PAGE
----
‘Mona Lisa Cafe’ sitting pretty on 86th Street

The Brooklyn Paper
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A local watering hole is one step closer to expanding its outdoor cafÉ.

At its May meeting, Community Board 11 voted to support the efforts of Mona Lisa CafÉ, at 1476 86th Street, to increase seating in its cafÉ area from six tables and 24 chairs, to 24 tables and 48 chairs.

The board’s vote came despite objections from nearby residents. Nina DiGregorio, who lives above nearby Da Tommaso, complained about noise and double−parking from patrons at Mona Lisa. “At night, people get together and they talk and yell. The music is fine, but the after−hours serenades are awful. With the buses and the motorcycles, it’s impossible,” DiGregorio told board members gathered at the Holy Family Home, 1740 84th Street.

Angelo Vinciguerra said that he was worried that added tables outdoors at Mona Lisa would result in an increase of wildlife in the area. “Lately,” he told the board, “we’ve started to see a lot of animals coming around. With more food outside, it’s impossible.”

Another man, who said he lives behind Mona Lisa, explained that he was tired of people urinating in my driveway and throwing bottles. I can’t even sit outside,” he complained.

However, Michael Saied, one of Mona Lisa’s owners, denied that his establishment was causing problems. He said that, as far as noise goes, he has someone singing during the summer for three hours in the evenings, but that the entertainment ended at 11 p.m. As for garbage that might attract animals, Saied contended that trash is taken out no more than an hour before it is picked up, “So we never have garbage in the street.”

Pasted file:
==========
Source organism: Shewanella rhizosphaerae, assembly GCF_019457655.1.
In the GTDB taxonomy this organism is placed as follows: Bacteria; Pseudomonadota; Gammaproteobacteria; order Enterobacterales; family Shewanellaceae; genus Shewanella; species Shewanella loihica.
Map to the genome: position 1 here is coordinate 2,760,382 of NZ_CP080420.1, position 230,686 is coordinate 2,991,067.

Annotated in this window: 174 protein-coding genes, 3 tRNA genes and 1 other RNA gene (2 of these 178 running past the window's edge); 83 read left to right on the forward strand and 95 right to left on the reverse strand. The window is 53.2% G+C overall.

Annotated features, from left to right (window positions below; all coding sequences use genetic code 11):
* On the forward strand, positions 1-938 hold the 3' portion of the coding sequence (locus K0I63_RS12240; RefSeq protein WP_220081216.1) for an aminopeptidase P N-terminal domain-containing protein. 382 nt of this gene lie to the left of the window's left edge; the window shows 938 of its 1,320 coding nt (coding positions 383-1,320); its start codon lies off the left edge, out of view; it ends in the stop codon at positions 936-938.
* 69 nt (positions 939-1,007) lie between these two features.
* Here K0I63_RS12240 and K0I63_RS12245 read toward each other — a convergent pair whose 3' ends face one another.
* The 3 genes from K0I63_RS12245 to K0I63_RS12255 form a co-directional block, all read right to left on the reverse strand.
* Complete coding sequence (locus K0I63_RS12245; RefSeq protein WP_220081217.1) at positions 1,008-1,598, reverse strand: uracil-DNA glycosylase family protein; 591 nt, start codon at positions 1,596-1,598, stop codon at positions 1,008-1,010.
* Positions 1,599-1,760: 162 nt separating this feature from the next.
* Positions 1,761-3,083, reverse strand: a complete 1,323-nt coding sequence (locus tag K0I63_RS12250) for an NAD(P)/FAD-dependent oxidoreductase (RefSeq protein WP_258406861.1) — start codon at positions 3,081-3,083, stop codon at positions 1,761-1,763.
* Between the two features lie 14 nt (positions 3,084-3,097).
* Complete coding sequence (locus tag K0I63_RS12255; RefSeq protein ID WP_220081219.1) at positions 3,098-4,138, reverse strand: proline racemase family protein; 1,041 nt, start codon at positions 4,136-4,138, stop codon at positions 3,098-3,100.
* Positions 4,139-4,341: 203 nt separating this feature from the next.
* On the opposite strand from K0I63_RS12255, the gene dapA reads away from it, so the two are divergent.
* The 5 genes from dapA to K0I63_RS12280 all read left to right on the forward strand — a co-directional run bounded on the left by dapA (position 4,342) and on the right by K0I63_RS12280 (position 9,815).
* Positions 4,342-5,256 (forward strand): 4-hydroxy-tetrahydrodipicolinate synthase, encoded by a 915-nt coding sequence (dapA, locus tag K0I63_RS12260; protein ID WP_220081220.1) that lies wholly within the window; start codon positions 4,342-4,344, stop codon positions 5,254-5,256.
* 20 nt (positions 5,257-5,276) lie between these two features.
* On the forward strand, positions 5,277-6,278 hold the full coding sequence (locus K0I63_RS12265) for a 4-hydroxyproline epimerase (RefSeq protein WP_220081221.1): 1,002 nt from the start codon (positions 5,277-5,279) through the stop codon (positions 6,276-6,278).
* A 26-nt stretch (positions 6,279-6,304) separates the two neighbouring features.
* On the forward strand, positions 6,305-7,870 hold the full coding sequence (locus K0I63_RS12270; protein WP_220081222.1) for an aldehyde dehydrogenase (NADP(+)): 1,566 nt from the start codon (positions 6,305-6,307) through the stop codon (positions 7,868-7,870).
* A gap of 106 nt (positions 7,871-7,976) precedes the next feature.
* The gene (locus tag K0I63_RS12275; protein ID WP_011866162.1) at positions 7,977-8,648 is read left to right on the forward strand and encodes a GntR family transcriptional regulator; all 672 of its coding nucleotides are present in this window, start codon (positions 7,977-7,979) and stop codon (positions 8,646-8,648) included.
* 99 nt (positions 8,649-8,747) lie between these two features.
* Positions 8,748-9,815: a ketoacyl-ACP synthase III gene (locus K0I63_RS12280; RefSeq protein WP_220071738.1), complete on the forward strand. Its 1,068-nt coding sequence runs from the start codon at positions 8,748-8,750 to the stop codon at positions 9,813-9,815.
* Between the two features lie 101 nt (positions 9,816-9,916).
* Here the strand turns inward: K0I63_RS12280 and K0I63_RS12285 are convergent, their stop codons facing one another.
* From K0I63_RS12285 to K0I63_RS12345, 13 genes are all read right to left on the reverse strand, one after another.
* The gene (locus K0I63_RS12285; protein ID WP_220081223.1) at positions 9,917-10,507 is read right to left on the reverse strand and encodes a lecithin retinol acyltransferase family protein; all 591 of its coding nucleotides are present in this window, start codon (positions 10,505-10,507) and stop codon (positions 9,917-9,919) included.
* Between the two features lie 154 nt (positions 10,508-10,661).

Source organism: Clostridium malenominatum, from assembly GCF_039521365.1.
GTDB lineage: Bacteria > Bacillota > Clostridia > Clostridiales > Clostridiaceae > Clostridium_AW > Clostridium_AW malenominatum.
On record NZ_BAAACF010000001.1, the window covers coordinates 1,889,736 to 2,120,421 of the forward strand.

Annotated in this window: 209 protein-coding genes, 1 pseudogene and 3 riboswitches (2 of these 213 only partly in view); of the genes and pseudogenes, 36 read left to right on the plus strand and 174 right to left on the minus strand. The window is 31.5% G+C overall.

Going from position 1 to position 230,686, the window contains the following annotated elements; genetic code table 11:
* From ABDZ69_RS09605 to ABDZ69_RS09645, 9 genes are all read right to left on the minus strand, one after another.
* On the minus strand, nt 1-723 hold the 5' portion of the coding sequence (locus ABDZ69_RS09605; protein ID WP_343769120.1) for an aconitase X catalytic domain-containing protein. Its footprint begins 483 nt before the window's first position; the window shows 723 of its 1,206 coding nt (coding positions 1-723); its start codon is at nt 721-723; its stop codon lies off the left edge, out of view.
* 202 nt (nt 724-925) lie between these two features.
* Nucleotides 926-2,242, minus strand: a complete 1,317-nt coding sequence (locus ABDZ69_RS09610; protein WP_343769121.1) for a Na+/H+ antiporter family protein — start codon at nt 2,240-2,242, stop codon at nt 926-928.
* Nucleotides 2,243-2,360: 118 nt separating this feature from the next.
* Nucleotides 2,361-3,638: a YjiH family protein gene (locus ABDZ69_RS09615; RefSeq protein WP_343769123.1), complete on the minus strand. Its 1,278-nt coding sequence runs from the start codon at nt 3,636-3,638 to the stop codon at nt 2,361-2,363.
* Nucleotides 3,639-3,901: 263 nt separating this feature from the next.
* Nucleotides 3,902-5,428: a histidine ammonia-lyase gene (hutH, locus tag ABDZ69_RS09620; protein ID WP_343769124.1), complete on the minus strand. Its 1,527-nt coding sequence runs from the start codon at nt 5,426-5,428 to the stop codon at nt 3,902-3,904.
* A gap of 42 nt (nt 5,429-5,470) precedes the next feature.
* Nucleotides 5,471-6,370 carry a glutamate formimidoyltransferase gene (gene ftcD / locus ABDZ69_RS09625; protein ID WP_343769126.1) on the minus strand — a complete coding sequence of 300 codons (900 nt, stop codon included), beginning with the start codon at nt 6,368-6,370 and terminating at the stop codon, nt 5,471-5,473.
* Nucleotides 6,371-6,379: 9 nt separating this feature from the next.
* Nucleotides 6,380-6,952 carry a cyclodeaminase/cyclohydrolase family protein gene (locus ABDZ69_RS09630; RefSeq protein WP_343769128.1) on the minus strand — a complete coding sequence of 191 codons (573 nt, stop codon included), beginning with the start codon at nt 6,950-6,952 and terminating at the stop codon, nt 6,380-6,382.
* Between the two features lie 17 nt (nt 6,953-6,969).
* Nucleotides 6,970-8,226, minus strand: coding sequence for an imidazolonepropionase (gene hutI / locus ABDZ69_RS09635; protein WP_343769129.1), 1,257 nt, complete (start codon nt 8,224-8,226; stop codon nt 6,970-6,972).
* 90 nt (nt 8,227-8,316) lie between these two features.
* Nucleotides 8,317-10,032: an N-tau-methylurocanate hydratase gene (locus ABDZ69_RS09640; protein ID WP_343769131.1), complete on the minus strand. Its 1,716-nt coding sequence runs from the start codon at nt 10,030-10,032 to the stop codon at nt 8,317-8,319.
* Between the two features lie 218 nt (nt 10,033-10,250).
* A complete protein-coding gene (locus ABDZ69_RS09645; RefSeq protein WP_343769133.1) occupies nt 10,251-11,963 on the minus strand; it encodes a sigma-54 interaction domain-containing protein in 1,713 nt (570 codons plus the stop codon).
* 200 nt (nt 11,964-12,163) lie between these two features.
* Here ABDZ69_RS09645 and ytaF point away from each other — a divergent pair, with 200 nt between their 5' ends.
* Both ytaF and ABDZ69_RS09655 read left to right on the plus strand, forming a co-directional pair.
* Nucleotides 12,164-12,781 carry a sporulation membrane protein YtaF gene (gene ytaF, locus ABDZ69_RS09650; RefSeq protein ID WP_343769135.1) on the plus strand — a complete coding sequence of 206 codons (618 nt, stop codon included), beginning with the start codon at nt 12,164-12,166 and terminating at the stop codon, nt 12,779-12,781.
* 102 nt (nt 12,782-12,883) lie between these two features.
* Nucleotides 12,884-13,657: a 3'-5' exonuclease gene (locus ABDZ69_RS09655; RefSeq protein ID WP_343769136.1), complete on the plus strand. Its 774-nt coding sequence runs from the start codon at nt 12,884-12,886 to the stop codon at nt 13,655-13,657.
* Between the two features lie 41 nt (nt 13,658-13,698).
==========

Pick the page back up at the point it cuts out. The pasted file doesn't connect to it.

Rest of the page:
His application to expand the cafe, Saied said, would not exceed what the prior owner of the cafÉ had. “Before we took the place, the owner had 60 or 70 seats outside,” he recalled.

Frank Segreto, the board’s zoning chair, noted that the tables that Mona Lisa was planning on using were “tiny tables.” The result, he said, would be “a Manhattan−type eatery,” with the tables and chairs extending halfway onto the sidewalk, inside a three−foot high enclosure. The request, Segreto stressed, is within the law. “It’s legal,” Segreto told his fellow board members.

Bill Guarinello, the board’s chair, concurred. He also pointed out that, even if the board voted to oppose the cafÉ expansion, that doesn’t mean it won’t happen. “We’re just advisory,” Guarinello stressed.

As for the problems that had been reported, Guarinello opined that stepping up enforcement against double−parkers would significantly reduce that problem. “If people get banged with tickets,” he noted, “I think the double−parking will go away.”

As far as the noise and rude behavior, Guarinello said, “That happens with almost any establishment that’s open. People come out. They’ve had a little too much to drink. They’re not doing it in the establishment, but they are doing some bad things in the neighborhood. Sometimes, it breaks out into fights.”

Updated 11:48 am, January 16, 2019
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